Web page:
The Malta Independent 30 November 2022, Wednesday
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TMID Editorial: Is Malta doing enough to sanction Russia?

Monday, 18 April 2022, 11:05 Last update: about 9 months ago

The war in Ukraine, following Russia’s invasion of the country, has continued unabated, even as the invaders face international condemnation and sanctions.

In recent weeks, more and more evidence has emerged of how Russia has committed what can only be described as war crimes in Ukrainian towns and villages.  Civilians have been found executed, others have been found buried in mass graves, and stories have emerged of Ukrainians being locked in basements and left to starve for weeks on end.

While the Ukrainians have defended their homeland admirably, the European response – largely made up of economic sanctions – has not had the desired effect, that being discouraging Russia from continuing its invasion.

That has prompted other nations to take certain matters into their own hands as of late, harshening their own response to the war.

In the past days and weeks, almost 400 Russian diplomats, for instance, have been expelled from Europe’s capital cities in an act which is part symbolic prompted by revulsion at Russia’s war crimes, and part a way to cut off Russian intelligence manoeuvres in Europe.

By Friday in fact, there were only three countries which had declined to send any Russian diplomats packing.  These are Hungary – where Viktor Orban’s regime has exhibited closer ties with Putin than others in Europe – Cyprus, and Malta.

It’s certainly not a good look for Malta to not have taken any apparent further action against Russia, even as evidence of its war crimes – some of which was also published locally as this newsroom had a team reporting on the ground in towns such as Bucha – continue to emerge.

It’s an even worse look for the country when one recalls the apparent reluctance that the government had in suspending Malta’s golden passport schemes for Russians – something which did happen eventually, but only after significant pressure both locally and internationally.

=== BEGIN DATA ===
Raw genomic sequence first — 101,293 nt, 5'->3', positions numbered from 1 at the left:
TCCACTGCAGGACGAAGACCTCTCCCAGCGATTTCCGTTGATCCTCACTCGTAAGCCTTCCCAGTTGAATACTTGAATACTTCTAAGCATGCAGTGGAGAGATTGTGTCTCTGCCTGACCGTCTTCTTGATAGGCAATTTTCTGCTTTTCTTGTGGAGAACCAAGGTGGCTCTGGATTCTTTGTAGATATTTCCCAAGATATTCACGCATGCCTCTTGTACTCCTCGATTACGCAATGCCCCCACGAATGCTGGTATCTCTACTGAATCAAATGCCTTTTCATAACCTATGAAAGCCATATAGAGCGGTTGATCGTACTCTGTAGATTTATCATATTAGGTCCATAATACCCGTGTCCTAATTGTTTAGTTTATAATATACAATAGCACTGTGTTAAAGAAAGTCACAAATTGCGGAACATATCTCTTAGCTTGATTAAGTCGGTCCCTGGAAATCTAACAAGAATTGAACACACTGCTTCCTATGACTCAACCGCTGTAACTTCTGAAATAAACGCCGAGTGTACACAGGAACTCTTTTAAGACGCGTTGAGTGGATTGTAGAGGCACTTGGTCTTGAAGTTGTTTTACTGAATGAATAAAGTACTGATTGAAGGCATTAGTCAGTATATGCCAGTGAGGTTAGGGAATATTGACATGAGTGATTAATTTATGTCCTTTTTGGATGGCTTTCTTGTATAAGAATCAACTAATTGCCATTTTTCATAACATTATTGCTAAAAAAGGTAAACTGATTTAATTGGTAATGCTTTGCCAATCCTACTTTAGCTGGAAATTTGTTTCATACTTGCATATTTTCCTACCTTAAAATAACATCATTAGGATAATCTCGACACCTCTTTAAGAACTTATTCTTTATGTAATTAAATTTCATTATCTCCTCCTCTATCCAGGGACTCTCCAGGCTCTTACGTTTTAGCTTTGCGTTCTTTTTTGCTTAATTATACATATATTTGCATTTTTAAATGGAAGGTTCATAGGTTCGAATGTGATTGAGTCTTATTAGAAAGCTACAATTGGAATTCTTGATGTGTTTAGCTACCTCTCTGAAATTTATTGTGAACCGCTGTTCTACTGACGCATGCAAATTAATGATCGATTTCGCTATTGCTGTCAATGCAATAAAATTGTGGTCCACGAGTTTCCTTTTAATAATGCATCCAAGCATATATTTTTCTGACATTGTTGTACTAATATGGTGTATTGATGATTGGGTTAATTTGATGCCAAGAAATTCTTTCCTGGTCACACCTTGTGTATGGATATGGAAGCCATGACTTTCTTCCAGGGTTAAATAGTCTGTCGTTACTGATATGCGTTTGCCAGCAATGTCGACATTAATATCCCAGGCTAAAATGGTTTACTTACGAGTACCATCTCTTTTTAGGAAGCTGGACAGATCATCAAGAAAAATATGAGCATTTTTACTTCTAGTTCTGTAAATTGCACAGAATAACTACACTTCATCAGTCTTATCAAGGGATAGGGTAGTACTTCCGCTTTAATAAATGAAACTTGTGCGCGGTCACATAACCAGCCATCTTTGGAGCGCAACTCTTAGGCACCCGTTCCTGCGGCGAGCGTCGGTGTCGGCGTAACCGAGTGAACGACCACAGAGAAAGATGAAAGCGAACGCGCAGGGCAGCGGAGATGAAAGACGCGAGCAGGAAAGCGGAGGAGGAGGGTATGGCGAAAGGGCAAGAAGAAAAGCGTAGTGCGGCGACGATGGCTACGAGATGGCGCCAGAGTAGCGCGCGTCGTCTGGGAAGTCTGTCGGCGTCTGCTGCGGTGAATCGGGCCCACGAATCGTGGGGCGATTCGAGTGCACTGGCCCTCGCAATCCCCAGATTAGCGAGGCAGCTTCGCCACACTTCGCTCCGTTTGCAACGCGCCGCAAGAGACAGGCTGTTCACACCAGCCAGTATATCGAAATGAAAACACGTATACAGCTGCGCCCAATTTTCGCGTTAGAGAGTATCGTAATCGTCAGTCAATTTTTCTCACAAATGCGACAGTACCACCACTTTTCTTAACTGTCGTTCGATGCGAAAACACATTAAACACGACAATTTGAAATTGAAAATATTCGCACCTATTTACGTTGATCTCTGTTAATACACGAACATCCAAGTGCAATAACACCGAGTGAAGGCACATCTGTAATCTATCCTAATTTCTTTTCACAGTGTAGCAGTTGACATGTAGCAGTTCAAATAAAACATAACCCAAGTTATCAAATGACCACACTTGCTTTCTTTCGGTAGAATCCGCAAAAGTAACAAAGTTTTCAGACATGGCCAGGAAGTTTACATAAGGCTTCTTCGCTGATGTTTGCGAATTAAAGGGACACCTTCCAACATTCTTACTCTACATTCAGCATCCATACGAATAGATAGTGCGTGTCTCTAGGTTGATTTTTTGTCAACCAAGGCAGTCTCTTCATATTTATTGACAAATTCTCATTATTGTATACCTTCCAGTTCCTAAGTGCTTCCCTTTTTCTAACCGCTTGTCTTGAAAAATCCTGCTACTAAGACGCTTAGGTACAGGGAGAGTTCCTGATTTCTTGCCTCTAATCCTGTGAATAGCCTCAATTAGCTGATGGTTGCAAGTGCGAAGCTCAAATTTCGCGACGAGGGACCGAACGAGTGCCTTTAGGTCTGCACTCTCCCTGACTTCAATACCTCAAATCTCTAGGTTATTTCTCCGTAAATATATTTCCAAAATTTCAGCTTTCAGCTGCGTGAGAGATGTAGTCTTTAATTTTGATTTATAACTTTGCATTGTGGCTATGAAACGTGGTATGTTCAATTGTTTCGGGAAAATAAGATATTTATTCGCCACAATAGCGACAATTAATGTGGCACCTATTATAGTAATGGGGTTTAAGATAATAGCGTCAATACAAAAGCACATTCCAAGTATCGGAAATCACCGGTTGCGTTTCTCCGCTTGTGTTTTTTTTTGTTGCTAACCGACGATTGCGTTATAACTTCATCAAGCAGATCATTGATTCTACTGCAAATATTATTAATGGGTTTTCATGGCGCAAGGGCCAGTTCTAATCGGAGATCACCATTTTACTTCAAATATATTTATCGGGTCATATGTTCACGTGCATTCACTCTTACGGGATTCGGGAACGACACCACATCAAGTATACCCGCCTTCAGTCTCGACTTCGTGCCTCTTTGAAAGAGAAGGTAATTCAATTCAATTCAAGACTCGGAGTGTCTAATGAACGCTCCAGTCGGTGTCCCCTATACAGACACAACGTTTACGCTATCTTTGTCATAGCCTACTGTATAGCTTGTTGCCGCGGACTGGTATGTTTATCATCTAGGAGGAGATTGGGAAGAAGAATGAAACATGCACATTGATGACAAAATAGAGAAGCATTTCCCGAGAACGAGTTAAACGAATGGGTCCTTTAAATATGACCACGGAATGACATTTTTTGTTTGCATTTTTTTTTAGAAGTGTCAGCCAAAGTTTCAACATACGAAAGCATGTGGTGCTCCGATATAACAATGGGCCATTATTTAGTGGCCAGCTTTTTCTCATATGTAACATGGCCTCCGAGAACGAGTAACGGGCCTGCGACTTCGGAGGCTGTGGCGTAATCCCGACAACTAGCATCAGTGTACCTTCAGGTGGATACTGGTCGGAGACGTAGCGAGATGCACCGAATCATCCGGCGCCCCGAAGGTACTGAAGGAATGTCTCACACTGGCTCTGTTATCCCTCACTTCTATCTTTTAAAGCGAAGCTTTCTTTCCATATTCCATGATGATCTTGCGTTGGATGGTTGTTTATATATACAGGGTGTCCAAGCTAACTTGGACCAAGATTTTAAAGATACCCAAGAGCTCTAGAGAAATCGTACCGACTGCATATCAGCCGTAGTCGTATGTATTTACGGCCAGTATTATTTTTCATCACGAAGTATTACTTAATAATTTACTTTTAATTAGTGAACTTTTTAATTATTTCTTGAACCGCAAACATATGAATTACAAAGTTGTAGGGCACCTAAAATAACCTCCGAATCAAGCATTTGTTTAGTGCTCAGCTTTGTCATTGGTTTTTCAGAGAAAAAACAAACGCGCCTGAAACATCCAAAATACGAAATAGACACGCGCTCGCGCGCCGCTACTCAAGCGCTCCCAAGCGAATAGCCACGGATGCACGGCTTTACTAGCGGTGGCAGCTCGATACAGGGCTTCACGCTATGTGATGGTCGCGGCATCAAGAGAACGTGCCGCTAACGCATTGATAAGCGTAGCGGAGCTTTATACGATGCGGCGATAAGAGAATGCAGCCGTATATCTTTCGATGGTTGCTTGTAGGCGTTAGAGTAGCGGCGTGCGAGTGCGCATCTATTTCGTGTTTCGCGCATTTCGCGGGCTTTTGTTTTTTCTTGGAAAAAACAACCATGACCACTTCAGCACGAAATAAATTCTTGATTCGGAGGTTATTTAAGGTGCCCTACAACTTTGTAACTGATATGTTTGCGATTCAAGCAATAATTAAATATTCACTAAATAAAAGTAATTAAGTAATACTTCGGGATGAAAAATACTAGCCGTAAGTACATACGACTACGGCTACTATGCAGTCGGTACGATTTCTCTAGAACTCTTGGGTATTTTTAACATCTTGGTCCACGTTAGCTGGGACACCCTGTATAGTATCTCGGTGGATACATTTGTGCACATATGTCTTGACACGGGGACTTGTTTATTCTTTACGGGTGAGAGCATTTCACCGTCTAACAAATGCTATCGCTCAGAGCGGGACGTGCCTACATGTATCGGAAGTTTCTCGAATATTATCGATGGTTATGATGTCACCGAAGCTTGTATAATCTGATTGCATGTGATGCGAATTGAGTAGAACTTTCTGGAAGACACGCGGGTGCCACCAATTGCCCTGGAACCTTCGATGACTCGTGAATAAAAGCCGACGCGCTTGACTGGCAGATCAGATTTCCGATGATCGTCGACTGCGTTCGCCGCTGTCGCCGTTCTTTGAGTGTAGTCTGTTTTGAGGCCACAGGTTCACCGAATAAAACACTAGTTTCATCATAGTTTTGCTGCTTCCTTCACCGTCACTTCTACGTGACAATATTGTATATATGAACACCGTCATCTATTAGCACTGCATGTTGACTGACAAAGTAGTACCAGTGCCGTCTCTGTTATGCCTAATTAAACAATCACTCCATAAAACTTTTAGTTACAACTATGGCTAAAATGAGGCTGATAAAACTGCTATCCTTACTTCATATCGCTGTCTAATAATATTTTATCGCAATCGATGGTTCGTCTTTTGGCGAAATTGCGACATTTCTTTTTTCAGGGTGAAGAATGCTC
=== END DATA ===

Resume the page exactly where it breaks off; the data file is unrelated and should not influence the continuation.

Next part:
Meanwhile, on Sunday Bulgaria banned Russian-flagged ships from entering its Black Sea ports.

“All vessels registered under Russian flag, as well as all vessels that have switched their Russian flag, or flag or maritime register registration to any other state whatsoever after Feb. 24, are forbidden access to Bulgarian maritime and river ports,” the Bulgaria’s maritime authority said.

Exceptions will be made only for ships in distress or seeking humanitarian assistance, or ships transporting energy products, food and pharmaceuticals to EU countries, the Eastern European country said.

Likewise here, Malta has not taken any such action. Instead, we have seen some Russian oligarchs use Malta has a haven for their super yachts: One Russian billionaire who happens to have a Maltese passport parked his yacht in Birgu for some days early in the conflict, while some days ago a superyacht associated with a Russian oligarch who has ties with Putin was making its way to Malta after being refused refuelling in Norway for a number of weeks.

The closing of Malta’s ports to Russian-flagged vessels is certainly another step which the Maltese government can take in order to harshen its response to the war and to the war crimes which Russia has committed.

It’s now quite clear that – contrary to what many thought and what the Russians would have no doubt liked – the war in Ukraine is set to drag on.

As an EU country, Malta’s response and its sanctions against the aggressor will be under the microscope. 

Are we doing enough as things stand?  Let’s just say that other European countries have elected for a more pro-active approach than Malta has thus far, and leave it there.

 

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